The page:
Flames, spirits rekindled

Fire investigators were on the scene most of the day Thursday, looking for the cause of a fire that destroyed a local family's home late Tuesday night. Then on Friday, three days after the fire, a hot ember took hold and sent white smoke floating out of the large, now skeletal house. Firefighters were called back to the Pond Creek Court home at 4:30 p.m. Friday, as more and more smoke rolled up and out of the house. Neighbors gathered and soon homeowners Matt and Alanna Clarke and their three children were back on the scene.
Becky Vargo
Apr 23, 2011

Although the fire had devastated the family, a light mood pervaded the air as the neighborhood gathered to watch the firefighters push back the fire one more time.

“For a bad thing happening, I couldn’t be in a better place,” Matt said. “It’s amazing how the community has come out and supported us.”

Clarke said they are fortunate to have family in the area, but they’ve also gotten a lot of help from neighbors, co-workers and families of their children’s classmates.
“People have been offering bags of clothes, meals, money cards and offering to help,” Clark said. “It’s beenoverwhelming.”

The Clarkes moved back to Michigan in June from Arizona and moved into their new house in August.

“We wanted to move back here because we’ve missed that Midwestern type of community,” he said.

Clarke noted that his children have received letters and cards of support from their classmates, as well.

The children, ages 8, 6 and 2, are doing very well, he said as he watched them run around the perimeter of the yard. They took off to check out the yard of a home across the street that was for sale. Clarke said they hope to rent the house while they rebuild. Later as things calmed down, Fire Chief Rick Nuvill entertained the children by showing them around one of the fire trucks.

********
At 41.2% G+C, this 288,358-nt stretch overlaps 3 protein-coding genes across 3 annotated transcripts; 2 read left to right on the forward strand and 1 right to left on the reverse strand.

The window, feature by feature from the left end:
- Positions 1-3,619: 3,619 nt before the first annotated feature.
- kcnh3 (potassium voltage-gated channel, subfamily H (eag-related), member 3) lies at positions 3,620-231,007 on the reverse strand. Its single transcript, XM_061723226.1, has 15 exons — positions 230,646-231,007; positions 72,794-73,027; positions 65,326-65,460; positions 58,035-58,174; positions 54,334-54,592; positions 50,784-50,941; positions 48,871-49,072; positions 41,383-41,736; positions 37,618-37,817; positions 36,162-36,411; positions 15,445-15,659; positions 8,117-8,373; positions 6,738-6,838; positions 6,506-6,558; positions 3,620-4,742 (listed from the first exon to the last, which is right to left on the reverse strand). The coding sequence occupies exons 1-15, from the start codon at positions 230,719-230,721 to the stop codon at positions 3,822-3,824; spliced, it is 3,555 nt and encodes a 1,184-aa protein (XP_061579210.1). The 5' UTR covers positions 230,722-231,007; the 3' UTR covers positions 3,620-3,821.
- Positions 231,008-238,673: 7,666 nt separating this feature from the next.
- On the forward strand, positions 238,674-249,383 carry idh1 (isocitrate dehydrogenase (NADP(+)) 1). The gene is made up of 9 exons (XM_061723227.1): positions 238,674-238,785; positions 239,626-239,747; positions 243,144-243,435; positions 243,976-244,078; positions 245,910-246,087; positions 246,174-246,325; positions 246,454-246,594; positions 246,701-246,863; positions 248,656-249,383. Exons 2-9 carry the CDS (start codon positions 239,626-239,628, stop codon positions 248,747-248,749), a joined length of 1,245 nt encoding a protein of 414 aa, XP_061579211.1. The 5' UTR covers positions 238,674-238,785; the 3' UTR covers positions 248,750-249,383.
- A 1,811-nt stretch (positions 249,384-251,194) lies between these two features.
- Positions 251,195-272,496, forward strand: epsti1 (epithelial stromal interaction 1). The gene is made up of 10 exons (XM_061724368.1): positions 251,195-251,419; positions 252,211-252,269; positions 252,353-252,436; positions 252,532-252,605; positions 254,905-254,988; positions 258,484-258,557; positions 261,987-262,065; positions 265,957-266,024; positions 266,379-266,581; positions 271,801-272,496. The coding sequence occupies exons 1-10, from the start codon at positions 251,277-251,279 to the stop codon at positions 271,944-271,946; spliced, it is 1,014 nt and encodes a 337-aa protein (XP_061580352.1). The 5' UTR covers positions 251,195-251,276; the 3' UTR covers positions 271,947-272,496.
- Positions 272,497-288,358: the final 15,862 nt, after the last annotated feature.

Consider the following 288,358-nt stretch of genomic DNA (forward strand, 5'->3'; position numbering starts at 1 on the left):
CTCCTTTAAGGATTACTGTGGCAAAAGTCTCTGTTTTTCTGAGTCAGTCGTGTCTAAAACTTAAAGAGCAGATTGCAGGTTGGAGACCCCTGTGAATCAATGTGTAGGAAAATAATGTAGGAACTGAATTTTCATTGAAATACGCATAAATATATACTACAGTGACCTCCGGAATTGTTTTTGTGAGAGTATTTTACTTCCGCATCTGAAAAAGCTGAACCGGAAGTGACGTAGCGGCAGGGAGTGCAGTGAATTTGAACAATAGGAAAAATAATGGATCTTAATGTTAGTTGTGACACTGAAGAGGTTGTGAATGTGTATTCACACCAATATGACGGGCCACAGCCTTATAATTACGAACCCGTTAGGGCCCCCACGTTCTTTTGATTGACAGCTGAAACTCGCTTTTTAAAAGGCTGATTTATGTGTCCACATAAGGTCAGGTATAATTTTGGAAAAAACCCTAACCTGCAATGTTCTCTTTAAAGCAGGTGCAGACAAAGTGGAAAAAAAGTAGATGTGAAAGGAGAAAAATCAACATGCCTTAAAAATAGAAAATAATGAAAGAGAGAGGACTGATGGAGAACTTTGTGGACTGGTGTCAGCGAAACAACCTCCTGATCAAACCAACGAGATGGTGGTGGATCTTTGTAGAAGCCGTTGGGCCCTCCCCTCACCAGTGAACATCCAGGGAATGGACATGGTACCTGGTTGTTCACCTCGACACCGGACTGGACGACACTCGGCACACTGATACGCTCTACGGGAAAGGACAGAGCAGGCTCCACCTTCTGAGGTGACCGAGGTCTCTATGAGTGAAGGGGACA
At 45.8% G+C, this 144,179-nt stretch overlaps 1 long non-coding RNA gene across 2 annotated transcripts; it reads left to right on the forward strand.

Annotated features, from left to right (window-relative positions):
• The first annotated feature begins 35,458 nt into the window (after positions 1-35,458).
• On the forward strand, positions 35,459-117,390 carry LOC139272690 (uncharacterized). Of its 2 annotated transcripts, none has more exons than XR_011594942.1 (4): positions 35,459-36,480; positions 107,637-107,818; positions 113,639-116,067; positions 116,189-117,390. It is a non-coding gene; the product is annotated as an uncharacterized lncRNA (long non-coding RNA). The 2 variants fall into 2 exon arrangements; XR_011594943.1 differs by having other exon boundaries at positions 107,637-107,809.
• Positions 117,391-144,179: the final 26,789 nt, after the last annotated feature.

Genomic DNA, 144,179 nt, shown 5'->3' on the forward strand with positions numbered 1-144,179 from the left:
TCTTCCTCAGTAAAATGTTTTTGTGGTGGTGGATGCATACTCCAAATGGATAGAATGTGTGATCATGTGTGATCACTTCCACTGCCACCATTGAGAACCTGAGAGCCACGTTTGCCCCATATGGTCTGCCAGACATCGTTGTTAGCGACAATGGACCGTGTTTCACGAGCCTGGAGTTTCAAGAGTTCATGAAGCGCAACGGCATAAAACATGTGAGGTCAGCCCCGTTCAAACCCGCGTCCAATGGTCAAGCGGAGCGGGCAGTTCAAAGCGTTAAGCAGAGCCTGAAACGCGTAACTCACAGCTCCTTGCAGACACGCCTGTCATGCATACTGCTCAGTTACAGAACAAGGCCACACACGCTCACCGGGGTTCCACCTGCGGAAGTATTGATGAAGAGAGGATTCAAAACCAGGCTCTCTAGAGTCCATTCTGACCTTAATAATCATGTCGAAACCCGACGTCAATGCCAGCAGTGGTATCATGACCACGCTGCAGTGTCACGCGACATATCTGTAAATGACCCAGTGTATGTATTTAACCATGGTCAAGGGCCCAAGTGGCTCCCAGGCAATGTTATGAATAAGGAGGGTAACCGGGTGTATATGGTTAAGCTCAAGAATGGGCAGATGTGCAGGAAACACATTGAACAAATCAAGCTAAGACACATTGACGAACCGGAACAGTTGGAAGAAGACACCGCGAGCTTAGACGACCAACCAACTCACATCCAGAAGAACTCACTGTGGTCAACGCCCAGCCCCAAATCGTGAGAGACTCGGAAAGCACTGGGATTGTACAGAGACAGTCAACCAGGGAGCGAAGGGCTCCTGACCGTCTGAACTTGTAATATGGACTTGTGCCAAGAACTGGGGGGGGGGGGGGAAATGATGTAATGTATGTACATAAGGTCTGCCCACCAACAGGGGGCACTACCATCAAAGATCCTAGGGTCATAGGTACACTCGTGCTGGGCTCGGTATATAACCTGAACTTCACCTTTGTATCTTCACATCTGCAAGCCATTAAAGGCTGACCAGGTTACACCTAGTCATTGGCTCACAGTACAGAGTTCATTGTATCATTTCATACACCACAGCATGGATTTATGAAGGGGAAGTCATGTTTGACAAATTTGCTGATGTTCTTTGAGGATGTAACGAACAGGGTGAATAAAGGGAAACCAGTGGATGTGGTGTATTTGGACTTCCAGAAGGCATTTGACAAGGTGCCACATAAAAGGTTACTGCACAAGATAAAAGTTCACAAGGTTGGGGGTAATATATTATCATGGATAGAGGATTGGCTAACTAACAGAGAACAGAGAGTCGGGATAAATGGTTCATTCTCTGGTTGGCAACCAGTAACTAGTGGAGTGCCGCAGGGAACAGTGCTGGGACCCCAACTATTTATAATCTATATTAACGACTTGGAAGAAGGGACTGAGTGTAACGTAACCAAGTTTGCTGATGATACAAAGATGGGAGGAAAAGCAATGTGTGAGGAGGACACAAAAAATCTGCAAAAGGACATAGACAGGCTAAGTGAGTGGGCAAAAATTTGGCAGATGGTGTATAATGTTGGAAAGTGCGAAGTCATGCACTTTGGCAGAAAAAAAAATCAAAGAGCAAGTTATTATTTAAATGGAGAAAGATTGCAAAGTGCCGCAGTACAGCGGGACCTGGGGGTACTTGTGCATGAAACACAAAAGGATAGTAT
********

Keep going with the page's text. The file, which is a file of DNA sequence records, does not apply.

Although almost everything they had was lost in the fire, Clarke said his wallet was located and returned Thursday.

“Most of the cards were melted, but my license was perfect,” he said. “Plus there was $40 in cash that was OK too.”

Clarke said they’ve yet to locate their wedding rings, but are hopeful they can work through the debris once the contractor starts the demolition.

Although the cause is not official, investigators believe lightning struck the cap of the fireplace on top of the house, Nuvill said. They think the bolt traveled into the fireplace and arced over and through the gas lines inside the house.

It exploded with a large bang.

“It was feeding raw gas into the basement,” he said.

Fire spread through the walls and floors of the house, setting off the smoke alarms which jolted Clarke into getting his family out.

Six area fire departments battled the blaze, but had to quickly go into a defensive mode when the floors started getting soft, Nuvill said.

Clarke complimented the firefighters for their work and the way they were dealing with the family. He said his law firm was being very supportive, picking up his work load, and that things were going well so far with the insurance company.

Early estimates of loss are the house valued at $500,000 and contents of at least a couple hundred thousand dollars, he said.

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